Paul writes to the early disciples of Jesus on the great city of Corinth, and asks: "Now, brethren, if I come to you speaking in tongues, how shall I benefit you unless I bring you some revelation or knowledge or prophecy or teaching? If even lifeless instruments, such as the flute or the harp, do not give distinct notes, how will any one know what is played? And if the bugle gives an indistinct sound, who will get ready for battle? So with yourselves; if you in a tongue utter speech that is not intelligible, how will any one know what is said? For you will be speaking into the air. There are doubtless many different languages in the world, and none is without meaning; but if I do not know the meaning of the language, I shall be a foreigner to the speaker and the speaker a foreigner to me." (I Cor 14:6-11).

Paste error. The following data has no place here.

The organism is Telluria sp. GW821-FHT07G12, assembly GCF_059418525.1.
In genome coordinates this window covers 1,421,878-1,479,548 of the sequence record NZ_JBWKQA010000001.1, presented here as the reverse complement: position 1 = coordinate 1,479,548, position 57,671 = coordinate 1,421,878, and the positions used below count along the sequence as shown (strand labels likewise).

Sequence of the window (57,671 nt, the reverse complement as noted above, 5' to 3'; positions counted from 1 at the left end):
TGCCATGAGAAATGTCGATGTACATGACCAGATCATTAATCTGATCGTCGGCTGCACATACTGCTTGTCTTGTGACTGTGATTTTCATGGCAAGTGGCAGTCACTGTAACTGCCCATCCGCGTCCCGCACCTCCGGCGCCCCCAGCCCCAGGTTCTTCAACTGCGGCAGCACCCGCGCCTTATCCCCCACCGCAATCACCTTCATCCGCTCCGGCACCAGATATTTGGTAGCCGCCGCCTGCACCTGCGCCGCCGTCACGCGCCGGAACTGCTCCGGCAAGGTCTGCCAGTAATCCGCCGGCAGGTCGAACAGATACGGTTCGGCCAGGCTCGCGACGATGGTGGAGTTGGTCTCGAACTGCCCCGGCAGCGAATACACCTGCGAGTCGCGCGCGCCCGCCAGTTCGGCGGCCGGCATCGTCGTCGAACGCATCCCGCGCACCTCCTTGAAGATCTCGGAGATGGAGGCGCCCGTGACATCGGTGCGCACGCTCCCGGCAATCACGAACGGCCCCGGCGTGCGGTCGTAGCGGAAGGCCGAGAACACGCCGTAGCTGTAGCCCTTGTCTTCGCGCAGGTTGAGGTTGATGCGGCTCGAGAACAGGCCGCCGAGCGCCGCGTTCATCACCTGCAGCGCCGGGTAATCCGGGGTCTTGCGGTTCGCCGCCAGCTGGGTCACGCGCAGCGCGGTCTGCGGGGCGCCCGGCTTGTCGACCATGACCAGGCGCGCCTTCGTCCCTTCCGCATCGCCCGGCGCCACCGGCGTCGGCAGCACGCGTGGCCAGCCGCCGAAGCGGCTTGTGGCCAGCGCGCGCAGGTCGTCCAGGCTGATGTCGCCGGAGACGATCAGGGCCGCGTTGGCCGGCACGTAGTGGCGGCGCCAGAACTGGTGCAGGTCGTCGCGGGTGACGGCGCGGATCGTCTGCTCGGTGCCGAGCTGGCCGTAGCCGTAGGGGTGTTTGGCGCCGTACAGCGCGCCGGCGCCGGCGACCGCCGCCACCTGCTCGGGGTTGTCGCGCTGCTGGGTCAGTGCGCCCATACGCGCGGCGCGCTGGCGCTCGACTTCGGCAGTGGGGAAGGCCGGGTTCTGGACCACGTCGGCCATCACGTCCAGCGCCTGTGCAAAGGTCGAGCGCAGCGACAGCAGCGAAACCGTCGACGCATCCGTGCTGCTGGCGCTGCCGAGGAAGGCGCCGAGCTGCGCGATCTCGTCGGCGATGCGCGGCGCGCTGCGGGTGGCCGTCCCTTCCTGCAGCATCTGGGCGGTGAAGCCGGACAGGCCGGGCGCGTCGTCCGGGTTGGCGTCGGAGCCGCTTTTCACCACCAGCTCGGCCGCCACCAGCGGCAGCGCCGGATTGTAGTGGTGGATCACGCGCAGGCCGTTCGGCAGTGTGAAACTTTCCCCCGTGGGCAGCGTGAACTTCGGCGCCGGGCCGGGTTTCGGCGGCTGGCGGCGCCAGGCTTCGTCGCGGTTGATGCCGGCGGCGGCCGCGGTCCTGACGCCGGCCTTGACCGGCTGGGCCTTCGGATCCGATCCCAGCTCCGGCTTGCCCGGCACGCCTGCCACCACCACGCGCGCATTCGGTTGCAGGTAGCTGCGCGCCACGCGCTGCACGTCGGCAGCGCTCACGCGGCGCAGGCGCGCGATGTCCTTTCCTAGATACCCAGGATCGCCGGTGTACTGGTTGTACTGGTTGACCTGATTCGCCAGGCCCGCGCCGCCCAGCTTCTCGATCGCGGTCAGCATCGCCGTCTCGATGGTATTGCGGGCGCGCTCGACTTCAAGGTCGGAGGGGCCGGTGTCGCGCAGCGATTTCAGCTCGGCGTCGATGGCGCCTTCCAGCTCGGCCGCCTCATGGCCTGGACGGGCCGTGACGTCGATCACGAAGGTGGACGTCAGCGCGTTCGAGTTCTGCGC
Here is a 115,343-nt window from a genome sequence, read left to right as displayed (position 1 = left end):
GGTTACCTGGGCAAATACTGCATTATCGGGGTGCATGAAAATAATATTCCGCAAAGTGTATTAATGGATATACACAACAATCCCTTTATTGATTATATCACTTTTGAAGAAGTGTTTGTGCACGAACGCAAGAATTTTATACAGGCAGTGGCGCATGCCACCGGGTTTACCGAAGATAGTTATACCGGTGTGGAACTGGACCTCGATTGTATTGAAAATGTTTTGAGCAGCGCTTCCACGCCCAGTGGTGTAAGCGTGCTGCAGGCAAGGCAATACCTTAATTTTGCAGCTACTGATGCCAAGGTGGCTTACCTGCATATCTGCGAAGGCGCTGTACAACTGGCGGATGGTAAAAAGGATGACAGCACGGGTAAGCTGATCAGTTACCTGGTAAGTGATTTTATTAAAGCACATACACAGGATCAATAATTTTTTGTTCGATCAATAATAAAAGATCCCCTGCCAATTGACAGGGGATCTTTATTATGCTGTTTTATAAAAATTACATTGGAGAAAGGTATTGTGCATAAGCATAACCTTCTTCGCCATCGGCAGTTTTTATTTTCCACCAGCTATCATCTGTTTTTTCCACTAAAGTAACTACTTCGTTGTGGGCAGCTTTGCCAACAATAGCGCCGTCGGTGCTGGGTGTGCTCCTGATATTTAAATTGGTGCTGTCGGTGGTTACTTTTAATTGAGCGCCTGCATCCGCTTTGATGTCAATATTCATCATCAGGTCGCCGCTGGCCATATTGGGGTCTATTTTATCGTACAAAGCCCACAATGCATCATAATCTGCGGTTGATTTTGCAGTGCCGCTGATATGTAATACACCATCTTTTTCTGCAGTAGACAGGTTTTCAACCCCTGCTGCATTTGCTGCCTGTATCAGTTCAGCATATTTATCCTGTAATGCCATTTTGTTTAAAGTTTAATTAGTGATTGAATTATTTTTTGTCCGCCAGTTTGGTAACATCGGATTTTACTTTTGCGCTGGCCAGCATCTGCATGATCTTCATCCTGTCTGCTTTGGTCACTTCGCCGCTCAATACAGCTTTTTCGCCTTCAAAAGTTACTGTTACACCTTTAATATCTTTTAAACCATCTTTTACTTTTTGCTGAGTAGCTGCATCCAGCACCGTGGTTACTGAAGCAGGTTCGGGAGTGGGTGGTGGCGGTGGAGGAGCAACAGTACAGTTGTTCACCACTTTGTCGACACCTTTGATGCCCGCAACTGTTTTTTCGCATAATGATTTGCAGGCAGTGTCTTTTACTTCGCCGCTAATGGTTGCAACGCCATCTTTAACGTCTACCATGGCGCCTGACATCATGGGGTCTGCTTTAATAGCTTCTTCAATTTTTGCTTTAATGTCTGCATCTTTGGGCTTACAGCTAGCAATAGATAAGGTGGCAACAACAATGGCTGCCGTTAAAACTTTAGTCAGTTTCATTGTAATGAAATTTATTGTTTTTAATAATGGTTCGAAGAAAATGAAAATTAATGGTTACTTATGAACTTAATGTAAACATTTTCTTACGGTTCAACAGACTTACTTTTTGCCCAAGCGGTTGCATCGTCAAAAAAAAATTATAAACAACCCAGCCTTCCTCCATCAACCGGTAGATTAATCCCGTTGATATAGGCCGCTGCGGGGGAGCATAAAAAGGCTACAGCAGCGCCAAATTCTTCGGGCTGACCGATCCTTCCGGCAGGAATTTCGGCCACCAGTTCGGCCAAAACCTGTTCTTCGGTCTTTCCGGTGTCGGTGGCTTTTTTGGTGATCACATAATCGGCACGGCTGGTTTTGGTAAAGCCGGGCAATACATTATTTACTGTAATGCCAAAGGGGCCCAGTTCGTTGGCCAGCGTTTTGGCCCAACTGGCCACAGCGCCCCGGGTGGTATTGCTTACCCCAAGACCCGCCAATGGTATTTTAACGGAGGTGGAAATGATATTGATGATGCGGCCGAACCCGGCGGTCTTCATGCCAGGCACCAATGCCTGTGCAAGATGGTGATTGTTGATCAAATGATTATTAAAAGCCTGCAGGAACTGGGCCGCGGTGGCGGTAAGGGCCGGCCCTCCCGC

Paul was making reference to the specific gift of speaking in a spiritual language (the gift of tongues), but the message may well be expanded. We who are preachers have a special responsibility to keep our message so simple, and interesting, that even a child will be able to grasp it. I have listened to many preachers who have been so intent on displaying their own academic excellence that they have simply talked "over the heads" of the gathered congregation! But God's people are described, not as giraffes, but as sheep! We who give out the Gospel message must keep the feed at a level that the sheep can reach!
Of course, this doesn't only apply to preachers! All of us are preaching the Gospel, all of the time, whether we are aware that we are doing so, or not! In the workplace; at our leisure activities; in the home (especially if we are the only disciples of Jesus there); wherever we may be, if people know that we claim to follow the Nazarene, then they are reading us, and listening to us, all of the time!
There is an old poem - that I may well have quoted on this blog before - that reminds us of this: